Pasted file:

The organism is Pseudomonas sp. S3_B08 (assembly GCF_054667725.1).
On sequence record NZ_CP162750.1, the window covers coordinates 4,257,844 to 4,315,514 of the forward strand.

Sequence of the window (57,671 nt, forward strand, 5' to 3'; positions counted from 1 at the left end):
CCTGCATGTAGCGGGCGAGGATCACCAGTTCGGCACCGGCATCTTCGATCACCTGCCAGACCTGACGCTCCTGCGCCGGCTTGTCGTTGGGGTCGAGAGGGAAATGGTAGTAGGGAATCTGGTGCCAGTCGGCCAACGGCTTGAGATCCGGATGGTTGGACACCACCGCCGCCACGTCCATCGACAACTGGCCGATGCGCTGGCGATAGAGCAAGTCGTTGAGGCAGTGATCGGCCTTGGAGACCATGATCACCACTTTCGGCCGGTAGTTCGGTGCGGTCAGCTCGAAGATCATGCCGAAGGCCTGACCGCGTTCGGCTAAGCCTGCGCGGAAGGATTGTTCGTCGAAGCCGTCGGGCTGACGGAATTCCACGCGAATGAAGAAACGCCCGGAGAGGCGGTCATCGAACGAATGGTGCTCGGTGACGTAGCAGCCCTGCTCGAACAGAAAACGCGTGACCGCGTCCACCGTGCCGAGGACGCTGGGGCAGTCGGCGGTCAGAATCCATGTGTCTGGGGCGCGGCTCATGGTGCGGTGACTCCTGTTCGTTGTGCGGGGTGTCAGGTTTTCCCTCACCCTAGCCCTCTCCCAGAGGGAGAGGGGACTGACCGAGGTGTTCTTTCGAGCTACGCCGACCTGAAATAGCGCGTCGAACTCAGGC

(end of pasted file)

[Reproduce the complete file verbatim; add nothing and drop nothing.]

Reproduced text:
The organism is Pseudomonas sp. S3_B08 (assembly GCF_054667725.1).
On sequence record NZ_CP162750.1, the window covers coordinates 4,257,844 to 4,315,514 of the forward strand.

Sequence of the window (57,671 nt, forward strand, 5' to 3'; positions counted from 1 at the left end):
CCTGCATGTAGCGGGCGAGGATCACCAGTTCGGCACCGGCATCTTCGATCACCTGCCAGACCTGACGCTCCTGCGCCGGCTTGTCGTTGGGGTCGAGAGGGAAATGGTAGTAGGGAATCTGGTGCCAGTCGGCCAACGGCTTGAGATCCGGATGGTTGGACACCACCGCCGCCACGTCCATCGACAACTGGCCGATGCGCTGGCGATAGAGCAAGTCGTTGAGGCAGTGATCGGCCTTGGAGACCATGATCACCACTTTCGGCCGGTAGTTCGGTGCGGTCAGCTCGAAGATCATGCCGAAGGCCTGACCGCGTTCGGCTAAGCCTGCGCGGAAGGATTGTTCGTCGAAGCCGTCGGGCTGACGGAATTCCACGCGAATGAAGAAACGCCCGGAGAGGCGGTCATCGAACGAATGGTGCTCGGTGACGTAGCAGCCCTGCTCGAACAGAAAACGCGTGACCGCGTCCACCGTGCCGAGGACGCTGGGGCAGTCGGCGGTCAGAATCCATGTGTCTGGGGCGCGGCTCATGGTGCGGTGACTCCTGTTCGTTGTGCGGGGTGTCAGGTTTTCCCTCACCCTAGCCCTCTCCCAGAGGGAGAGGGGACTGACCGAGGTGTTCTTTCGAGCTACGCCGACCTGAAATAGCGCGTCGAACTCAGGC